Theistic Satanism: Home > Politics > Nazi > Links - Satanist anti-Nazi

Pages and sites by Satanists
opposing neo-Nazism or neo-Nazi Satanist groups

by Diane Vera

Copyright © 2006 Diane Vera. All rights reserved.

  1. Sites and pages opposing the Joy of Satan group

  2. Anti-Nazi pages by theistic Satanists
  3. Your site listed here, if you're a theistic Satanist and you put up an anti-Nazi or anti-racist page.

  4. Anti-Nazi pages by LaVeyan Satanists
    • Satanism and Fascism on the website of Vexen Crabtree, a Church of Satan member in the U.K. Note that by "the aesthetics of Satanism," Vexen Crabtree means "LaVey's aesthetics." Satanists in general (under my own, much broader definition of Satanism) do not share any one particular esthetic, or any one particular sociopolitical view. Anyhow, LaVey's statements quoted in this article exemplify his fondness for being shocking, which seems to be the main reason for some LaVeyans' fascination for Nazism and fascism despite vast ideological differences between LaVeyan Satanism and Nazism/fascism. Unfortunately, this fascination seems to have attracted the real thing to Satanism as well.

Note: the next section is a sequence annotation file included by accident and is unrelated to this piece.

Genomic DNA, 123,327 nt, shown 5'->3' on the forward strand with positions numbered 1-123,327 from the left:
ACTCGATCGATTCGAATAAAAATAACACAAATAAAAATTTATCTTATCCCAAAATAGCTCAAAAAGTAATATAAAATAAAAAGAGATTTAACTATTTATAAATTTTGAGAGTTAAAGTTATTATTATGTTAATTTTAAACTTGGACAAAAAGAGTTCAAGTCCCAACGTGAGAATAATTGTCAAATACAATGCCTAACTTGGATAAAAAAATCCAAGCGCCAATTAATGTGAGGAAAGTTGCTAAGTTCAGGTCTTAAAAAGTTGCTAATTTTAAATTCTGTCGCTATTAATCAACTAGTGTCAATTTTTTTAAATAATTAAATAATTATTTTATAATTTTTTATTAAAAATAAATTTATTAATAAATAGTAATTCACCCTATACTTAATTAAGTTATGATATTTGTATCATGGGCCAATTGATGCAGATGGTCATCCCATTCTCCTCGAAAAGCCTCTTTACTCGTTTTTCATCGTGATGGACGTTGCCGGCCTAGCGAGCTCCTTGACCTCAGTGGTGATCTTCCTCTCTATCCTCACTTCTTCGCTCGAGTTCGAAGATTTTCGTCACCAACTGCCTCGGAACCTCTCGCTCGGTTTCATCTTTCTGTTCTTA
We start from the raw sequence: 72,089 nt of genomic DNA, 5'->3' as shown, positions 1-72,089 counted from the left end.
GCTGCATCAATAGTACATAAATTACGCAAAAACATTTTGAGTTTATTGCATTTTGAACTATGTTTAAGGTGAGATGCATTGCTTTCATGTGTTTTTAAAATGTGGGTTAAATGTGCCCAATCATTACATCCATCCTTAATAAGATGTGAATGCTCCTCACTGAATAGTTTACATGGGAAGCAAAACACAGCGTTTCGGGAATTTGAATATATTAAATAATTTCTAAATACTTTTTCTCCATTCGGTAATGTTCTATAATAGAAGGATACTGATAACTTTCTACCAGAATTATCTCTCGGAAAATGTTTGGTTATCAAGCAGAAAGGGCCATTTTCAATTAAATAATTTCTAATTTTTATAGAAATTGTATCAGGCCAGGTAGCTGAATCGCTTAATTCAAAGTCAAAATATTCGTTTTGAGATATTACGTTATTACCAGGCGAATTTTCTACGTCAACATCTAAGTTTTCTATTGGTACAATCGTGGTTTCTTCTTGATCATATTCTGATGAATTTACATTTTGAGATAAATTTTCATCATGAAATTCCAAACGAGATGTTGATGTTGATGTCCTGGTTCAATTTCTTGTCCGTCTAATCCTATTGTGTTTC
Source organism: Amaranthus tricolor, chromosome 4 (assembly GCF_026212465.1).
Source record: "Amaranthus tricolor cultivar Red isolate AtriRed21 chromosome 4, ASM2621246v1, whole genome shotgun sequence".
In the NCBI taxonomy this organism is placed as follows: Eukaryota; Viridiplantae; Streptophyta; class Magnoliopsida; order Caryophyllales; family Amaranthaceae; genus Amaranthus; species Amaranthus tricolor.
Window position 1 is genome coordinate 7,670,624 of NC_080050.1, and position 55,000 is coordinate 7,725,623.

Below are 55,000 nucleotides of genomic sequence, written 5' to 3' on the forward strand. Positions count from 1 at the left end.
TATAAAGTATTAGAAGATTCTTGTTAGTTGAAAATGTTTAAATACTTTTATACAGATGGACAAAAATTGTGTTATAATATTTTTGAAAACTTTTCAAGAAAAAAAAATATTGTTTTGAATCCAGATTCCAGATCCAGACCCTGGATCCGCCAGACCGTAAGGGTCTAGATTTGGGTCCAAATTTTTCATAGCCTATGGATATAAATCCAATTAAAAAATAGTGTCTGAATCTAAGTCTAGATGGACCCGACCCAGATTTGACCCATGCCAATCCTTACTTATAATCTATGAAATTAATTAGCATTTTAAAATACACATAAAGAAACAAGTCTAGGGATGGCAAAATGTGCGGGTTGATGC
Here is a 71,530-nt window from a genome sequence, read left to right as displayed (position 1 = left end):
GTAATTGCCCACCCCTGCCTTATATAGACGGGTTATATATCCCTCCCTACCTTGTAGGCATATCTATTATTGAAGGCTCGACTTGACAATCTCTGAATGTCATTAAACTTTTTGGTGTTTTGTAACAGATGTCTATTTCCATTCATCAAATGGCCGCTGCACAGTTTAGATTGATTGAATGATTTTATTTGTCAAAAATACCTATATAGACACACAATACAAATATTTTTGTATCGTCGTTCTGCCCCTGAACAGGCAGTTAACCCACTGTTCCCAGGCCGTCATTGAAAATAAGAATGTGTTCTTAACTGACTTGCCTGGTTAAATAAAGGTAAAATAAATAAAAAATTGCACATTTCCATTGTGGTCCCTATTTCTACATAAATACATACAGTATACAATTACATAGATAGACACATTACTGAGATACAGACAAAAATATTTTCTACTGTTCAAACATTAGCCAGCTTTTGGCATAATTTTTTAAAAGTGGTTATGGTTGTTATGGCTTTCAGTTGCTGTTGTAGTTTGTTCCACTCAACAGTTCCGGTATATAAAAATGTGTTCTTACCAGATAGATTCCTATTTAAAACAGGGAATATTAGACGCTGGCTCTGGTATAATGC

• Vexen Crabtree's site also contains a brief history of Anti-Semitism.

    • The Right Wing Left Hand Path by Elizabeth Selwyn, Black Flame (official magazine of LaVey's Church of Satan), Winter XXIV A.S. (1989 C.E.). Very out-of-date, and written from a LaVeyan point of view that I don't agree with, but it's an interesting historical snapshot.

  5. Miscellaneous
    • Order of the Trapezoid: Nazi? in Shy David's collection of info about the Temple of Set, rebutting The Nazi Trapezoid by Tim Maroney, written in 1990. (The late Tim Maroney, who was then a Satanist, was also the author of Hekate and the Satanic School.) See also "Nazi Trapezoid" debunked by Balanone, a longtime member of the Temple of Set. (The unnamed "author" of the text contained in the alt.magick post is Balanone himself.) Tim Maroney later came to realize that Michael Aquino is not a Nazi sympathizer after all. See also the Temple of Set's General Information and Admissions Policies document, whose section on "The Contemporary Environment" describes "the 1960-70s CE" as "on the whole ... constructive and progressive in tone" because it "was a time of breakthroughs in civil rights; of increased respect for racial, ethnic, sexual, and religious groups." A neo-Nazi or other extreme right-winger definitely would not have such a favorable opinion of that era for such a reason. Thus, although some extreme right wingers such as Kerry Bolton have been members of the Temple of Set, it would appear that the ToS is far from dominated by people with such views.
    • More later.

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